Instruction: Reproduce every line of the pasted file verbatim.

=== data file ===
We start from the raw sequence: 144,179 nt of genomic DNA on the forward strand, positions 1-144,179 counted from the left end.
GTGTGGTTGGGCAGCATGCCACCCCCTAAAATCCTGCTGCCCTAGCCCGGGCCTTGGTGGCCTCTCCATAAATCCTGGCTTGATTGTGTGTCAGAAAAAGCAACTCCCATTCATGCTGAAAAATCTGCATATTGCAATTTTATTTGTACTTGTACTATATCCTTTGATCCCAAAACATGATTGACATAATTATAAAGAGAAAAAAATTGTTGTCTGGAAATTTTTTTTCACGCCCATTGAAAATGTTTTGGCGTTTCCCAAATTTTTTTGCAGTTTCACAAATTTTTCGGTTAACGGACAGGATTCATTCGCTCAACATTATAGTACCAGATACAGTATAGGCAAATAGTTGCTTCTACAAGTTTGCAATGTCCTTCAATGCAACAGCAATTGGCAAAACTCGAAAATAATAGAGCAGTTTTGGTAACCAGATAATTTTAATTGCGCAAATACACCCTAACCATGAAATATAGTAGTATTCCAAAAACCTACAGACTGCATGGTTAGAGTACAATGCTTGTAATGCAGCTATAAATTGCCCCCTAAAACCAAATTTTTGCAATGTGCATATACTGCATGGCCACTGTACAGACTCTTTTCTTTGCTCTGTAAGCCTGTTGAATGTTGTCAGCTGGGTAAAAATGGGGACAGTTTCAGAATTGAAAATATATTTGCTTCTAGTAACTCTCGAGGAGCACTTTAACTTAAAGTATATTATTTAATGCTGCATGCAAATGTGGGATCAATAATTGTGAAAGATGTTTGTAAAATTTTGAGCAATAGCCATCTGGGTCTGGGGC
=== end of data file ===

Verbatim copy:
We start from the raw sequence: 144,179 nt of genomic DNA on the forward strand, positions 1-144,179 counted from the left end.
GTGTGGTTGGGCAGCATGCCACCCCCTAAAATCCTGCTGCCCTAGCCCGGGCCTTGGTGGCCTCTCCATAAATCCTGGCTTGATTGTGTGTCAGAAAAAGCAACTCCCATTCATGCTGAAAAATCTGCATATTGCAATTTTATTTGTACTTGTACTATATCCTTTGATCCCAAAACATGATTGACATAATTATAAAGAGAAAAAAATTGTTGTCTGGAAATTTTTTTTCACGCCCATTGAAAATGTTTTGGCGTTTCCCAAATTTTTTTGCAGTTTCACAAATTTTTCGGTTAACGGACAGGATTCATTCGCTCAACATTATAGTACCAGATACAGTATAGGCAAATAGTTGCTTCTACAAGTTTGCAATGTCCTTCAATGCAACAGCAATTGGCAAAACTCGAAAATAATAGAGCAGTTTTGGTAACCAGATAATTTTAATTGCGCAAATACACCCTAACCATGAAATATAGTAGTATTCCAAAAACCTACAGACTGCATGGTTAGAGTACAATGCTTGTAATGCAGCTATAAATTGCCCCCTAAAACCAAATTTTTGCAATGTGCATATACTGCATGGCCACTGTACAGACTCTTTTCTTTGCTCTGTAAGCCTGTTGAATGTTGTCAGCTGGGTAAAAATGGGGACAGTTTCAGAATTGAAAATATATTTGCTTCTAGTAACTCTCGAGGAGCACTTTAACTTAAAGTATATTATTTAATGCTGCATGCAAATGTGGGATCAATAATTGTGAAAGATGTTTGTAAAATTTTGAGCAATAGCCATCTGGGTCTGGGGC